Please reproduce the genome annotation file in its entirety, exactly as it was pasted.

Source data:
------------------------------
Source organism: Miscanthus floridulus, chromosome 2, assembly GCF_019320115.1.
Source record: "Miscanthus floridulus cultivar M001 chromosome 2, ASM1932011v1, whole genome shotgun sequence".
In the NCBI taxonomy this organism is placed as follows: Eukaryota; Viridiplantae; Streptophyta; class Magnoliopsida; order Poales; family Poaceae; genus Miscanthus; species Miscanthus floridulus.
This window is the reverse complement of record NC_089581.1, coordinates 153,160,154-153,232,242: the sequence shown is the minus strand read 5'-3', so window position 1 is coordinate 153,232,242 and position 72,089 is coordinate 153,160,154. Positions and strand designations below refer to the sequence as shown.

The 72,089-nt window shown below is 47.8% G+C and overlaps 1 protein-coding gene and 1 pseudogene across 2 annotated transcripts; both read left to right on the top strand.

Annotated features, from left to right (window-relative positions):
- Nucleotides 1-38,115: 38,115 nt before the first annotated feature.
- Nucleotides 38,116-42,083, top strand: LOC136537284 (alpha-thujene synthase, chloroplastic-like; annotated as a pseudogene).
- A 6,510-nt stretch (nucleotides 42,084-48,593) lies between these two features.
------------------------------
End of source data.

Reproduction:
Source organism: Miscanthus floridulus, chromosome 2, assembly GCF_019320115.1.
Source record: "Miscanthus floridulus cultivar M001 chromosome 2, ASM1932011v1, whole genome shotgun sequence".
In the NCBI taxonomy this organism is placed as follows: Eukaryota; Viridiplantae; Streptophyta; class Magnoliopsida; order Poales; family Poaceae; genus Miscanthus; species Miscanthus floridulus.
This window is the reverse complement of record NC_089581.1, coordinates 153,160,154-153,232,242: the sequence shown is the minus strand read 5'-3', so window position 1 is coordinate 153,232,242 and position 72,089 is coordinate 153,160,154. Positions and strand designations below refer to the sequence as shown.

The 72,089-nt window shown below is 47.8% G+C and overlaps 1 protein-coding gene and 1 pseudogene across 2 annotated transcripts; both read left to right on the top strand.

Annotated features, from left to right (window-relative positions):
- Nucleotides 1-38,115: 38,115 nt before the first annotated feature.
- Nucleotides 38,116-42,083, top strand: LOC136537284 (alpha-thujene synthase, chloroplastic-like; annotated as a pseudogene).
- A 6,510-nt stretch (nucleotides 42,084-48,593) lies between these two features.